He didn't start out wealthy - he was born in East Germany and emigrated to Austria in his early 20s. In his career as an investor, his early successes came from bucking the trend with Saudi real estate development and buying East German real estate in Berlin just after the Wall fell. Last week his firm was one of only two to bid on Ghanian debt during that country's first debt auction. 

 

Pühringer's enthusiasm for market psychology has driven him to become personally engaged with brain research. He renovated the Vitznau Health and Wealth Residence on Lake Lucerne (photo below) which may be the only resort to double as a neurological rehabilitation facility complete with a MRI scanner in the building's basement.

 

Neurofinance: The Psychology Behind When To Sell A Bull Market - peterson image 1

 

Pühringer's interest in market psychology and economic cycles is evident in the resort's signature statue, depicted below. And on at least one floor, suites at the hotel are named after influential economists and behavioralists including Robert Shiller.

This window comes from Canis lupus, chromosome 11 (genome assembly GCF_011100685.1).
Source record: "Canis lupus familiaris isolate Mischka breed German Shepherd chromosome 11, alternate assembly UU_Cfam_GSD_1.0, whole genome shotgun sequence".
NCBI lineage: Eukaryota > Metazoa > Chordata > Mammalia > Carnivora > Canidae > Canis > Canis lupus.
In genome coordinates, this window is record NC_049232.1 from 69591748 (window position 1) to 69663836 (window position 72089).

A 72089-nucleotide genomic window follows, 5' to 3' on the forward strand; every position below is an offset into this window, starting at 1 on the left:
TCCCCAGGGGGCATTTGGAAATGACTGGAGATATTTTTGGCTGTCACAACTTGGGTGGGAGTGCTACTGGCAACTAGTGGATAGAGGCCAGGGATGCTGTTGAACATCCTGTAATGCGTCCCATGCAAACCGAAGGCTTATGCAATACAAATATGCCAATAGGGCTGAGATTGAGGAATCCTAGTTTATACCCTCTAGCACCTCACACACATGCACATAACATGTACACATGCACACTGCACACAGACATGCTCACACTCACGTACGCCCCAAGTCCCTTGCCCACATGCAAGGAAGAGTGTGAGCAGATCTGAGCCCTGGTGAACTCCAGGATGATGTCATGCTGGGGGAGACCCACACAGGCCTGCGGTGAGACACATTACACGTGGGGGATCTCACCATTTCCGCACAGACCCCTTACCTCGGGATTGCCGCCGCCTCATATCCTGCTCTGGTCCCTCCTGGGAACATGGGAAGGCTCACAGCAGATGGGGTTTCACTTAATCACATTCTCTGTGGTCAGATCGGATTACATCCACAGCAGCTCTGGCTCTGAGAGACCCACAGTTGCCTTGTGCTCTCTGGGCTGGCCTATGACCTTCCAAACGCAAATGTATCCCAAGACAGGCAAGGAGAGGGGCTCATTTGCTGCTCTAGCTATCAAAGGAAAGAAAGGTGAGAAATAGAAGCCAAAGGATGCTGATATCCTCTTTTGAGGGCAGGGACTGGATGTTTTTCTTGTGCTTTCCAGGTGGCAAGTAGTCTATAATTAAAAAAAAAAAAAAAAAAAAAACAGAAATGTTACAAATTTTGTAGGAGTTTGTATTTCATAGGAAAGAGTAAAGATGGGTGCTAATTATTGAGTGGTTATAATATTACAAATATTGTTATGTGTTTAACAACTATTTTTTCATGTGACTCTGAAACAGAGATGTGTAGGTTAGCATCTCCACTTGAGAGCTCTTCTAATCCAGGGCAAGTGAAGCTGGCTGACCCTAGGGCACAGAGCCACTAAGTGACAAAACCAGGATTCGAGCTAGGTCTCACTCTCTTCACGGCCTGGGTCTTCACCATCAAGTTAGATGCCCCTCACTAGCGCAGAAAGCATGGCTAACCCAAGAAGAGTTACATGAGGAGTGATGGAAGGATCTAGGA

Neurofinance: The Psychology Behind When To Sell A Bull Market - peterson image 2

Neurofinance Update

"The current level of the CAPE ratio 'would suggest reducing your holdings of stocks, especially for a long-term investor. We can't time the market accurately, but we know that when it's this high, over the long term, it usually doesn't do great.'"

-Robert Shiller quoted in CNBC, February 24, 2017

 

I could write many pages about the fascinating implications of the neurofinance research underway. Given it's relevance to how investors feel after a significant bull market, today's newsletter will examine the neuroscience research of USC finance professor Cary Frydman (see extensive citations below).

 

In a 28-subject study that combined investment decision making with neuroimaging (fMRI), Frydman found that all participants were susceptible to two common biases - the Disposition effect - in which investors sell their winning investments too soon and hold their losers too long - and the Repurchase effect.